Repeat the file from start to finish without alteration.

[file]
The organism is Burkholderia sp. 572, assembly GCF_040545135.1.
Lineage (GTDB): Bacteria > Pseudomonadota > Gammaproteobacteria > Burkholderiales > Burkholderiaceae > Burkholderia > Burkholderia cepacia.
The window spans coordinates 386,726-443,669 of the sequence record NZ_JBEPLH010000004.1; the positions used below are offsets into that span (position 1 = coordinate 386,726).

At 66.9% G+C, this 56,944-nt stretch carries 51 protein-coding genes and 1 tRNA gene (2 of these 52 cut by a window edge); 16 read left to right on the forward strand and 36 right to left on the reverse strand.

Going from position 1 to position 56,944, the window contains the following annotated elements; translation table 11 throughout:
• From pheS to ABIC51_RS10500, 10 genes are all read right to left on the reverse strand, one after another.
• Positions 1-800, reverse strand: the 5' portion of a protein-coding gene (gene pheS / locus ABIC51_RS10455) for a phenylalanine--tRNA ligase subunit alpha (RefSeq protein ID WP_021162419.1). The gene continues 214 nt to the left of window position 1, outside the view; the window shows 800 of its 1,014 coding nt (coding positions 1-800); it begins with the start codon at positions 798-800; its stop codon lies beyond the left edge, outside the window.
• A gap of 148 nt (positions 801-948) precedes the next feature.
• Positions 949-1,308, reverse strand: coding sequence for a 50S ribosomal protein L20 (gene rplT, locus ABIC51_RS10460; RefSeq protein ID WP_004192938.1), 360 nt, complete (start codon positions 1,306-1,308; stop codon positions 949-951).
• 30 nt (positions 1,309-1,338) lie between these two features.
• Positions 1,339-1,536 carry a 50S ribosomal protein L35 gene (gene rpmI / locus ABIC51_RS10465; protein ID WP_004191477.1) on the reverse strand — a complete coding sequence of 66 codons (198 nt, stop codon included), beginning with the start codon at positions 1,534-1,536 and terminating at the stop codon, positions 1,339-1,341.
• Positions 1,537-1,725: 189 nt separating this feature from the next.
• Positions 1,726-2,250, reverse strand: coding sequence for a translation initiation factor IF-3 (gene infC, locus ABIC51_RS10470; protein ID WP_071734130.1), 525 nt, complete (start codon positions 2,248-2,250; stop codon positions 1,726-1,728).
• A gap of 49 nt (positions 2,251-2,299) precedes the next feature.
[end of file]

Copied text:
The organism is Burkholderia sp. 572, assembly GCF_040545135.1.
Lineage (GTDB): Bacteria > Pseudomonadota > Gammaproteobacteria > Burkholderiales > Burkholderiaceae > Burkholderia > Burkholderia cepacia.
The window spans coordinates 386,726-443,669 of the sequence record NZ_JBEPLH010000004.1; the positions used below are offsets into that span (position 1 = coordinate 386,726).

At 66.9% G+C, this 56,944-nt stretch carries 51 protein-coding genes and 1 tRNA gene (2 of these 52 cut by a window edge); 16 read left to right on the forward strand and 36 right to left on the reverse strand.

Going from position 1 to position 56,944, the window contains the following annotated elements; translation table 11 throughout:
• From pheS to ABIC51_RS10500, 10 genes are all read right to left on the reverse strand, one after another.
• Positions 1-800, reverse strand: the 5' portion of a protein-coding gene (gene pheS / locus ABIC51_RS10455) for a phenylalanine--tRNA ligase subunit alpha (RefSeq protein ID WP_021162419.1). The gene continues 214 nt to the left of window position 1, outside the view; the window shows 800 of its 1,014 coding nt (coding positions 1-800); it begins with the start codon at positions 798-800; its stop codon lies beyond the left edge, outside the window.
• A gap of 148 nt (positions 801-948) precedes the next feature.
• Positions 949-1,308, reverse strand: coding sequence for a 50S ribosomal protein L20 (gene rplT, locus ABIC51_RS10460; RefSeq protein ID WP_004192938.1), 360 nt, complete (start codon positions 1,306-1,308; stop codon positions 949-951).
• 30 nt (positions 1,309-1,338) lie between these two features.
• Positions 1,339-1,536 carry a 50S ribosomal protein L35 gene (gene rpmI / locus ABIC51_RS10465; protein ID WP_004191477.1) on the reverse strand — a complete coding sequence of 66 codons (198 nt, stop codon included), beginning with the start codon at positions 1,534-1,536 and terminating at the stop codon, positions 1,339-1,341.
• Positions 1,537-1,725: 189 nt separating this feature from the next.
• Positions 1,726-2,250, reverse strand: coding sequence for a translation initiation factor IF-3 (gene infC, locus ABIC51_RS10470; protein ID WP_071734130.1), 525 nt, complete (start codon positions 2,248-2,250; stop codon positions 1,726-1,728).
• A gap of 49 nt (positions 2,251-2,299) precedes the next feature.